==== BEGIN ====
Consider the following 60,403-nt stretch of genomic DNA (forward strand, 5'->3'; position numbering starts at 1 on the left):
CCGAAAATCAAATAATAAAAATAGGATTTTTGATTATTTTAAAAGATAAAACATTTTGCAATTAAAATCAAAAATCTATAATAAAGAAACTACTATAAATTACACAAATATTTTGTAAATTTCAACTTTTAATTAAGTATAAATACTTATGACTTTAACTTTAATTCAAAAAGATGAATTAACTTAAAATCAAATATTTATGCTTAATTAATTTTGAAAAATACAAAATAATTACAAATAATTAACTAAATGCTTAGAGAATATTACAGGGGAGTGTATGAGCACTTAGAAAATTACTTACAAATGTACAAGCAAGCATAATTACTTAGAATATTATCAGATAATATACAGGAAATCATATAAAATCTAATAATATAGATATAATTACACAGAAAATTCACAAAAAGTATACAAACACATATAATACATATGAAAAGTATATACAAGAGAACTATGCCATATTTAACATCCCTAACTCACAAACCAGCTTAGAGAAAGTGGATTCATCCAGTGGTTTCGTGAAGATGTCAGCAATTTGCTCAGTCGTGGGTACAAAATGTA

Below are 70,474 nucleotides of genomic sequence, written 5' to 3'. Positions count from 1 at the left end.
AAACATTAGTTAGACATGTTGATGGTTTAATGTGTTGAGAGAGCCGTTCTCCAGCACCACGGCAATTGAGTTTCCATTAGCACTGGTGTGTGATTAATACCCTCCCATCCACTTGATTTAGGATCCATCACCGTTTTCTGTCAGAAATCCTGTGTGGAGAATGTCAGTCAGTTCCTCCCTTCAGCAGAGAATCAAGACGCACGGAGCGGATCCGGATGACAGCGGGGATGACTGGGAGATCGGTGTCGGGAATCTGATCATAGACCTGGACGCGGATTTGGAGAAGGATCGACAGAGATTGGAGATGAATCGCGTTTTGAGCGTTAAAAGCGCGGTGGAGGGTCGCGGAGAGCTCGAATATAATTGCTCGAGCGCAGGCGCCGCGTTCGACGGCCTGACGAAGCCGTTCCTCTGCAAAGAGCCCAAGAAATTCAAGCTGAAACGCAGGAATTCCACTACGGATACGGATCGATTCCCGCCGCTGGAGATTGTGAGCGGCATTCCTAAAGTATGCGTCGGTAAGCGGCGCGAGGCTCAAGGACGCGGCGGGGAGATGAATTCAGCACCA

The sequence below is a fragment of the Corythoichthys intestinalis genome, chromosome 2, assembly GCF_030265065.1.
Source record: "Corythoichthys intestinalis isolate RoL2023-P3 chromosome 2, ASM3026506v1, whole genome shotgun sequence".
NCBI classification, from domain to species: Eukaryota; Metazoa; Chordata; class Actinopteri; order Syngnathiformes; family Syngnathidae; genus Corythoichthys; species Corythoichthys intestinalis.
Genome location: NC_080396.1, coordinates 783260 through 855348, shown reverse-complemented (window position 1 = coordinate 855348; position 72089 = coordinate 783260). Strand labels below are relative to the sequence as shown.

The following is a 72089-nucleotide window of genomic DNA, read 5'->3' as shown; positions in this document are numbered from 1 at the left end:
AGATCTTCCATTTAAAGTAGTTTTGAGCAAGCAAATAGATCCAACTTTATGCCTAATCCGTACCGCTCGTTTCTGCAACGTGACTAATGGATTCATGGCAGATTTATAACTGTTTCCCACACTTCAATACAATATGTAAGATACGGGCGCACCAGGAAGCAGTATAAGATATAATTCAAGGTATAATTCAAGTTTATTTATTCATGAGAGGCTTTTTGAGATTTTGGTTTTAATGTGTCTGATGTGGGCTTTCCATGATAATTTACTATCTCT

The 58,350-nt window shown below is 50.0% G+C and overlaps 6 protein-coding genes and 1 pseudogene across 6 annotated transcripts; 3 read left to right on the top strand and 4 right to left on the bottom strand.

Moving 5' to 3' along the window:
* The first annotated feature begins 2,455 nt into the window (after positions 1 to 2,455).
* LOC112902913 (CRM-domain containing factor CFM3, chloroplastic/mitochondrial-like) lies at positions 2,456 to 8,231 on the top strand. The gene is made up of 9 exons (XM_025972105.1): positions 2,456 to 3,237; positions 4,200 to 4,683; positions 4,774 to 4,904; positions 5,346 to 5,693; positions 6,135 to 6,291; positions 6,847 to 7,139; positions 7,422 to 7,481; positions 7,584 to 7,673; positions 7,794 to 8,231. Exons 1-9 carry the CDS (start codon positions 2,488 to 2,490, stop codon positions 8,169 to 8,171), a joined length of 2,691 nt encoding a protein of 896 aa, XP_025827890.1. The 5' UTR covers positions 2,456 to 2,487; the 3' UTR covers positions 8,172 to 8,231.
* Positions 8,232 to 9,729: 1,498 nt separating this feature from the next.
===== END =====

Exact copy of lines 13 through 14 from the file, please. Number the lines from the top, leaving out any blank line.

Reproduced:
* The first annotated feature begins 2,455 nt into the window (after positions 1 to 2,455).
* LOC112902913 (CRM-domain containing factor CFM3, chloroplastic/mitochondrial-like) lies at positions 2,456 to 8,231 on the top strand. The gene is made up of 9 exons (XM_025972105.1): positions 2,456 to 3,237; positions 4,200 to 4,683; positions 4,774 to 4,904; positions 5,346 to 5,693; positions 6,135 to 6,291; positions 6,847 to 7,139; positions 7,422 to 7,481; positions 7,584 to 7,673; positions 7,794 to 8,231. Exons 1-9 carry the CDS (start codon positions 2,488 to 2,490, stop codon positions 8,169 to 8,171), a joined length of 2,691 nt encoding a protein of 896 aa, XP_025827890.1. The 5' UTR covers positions 2,456 to 2,487; the 3' UTR covers positions 8,172 to 8,231.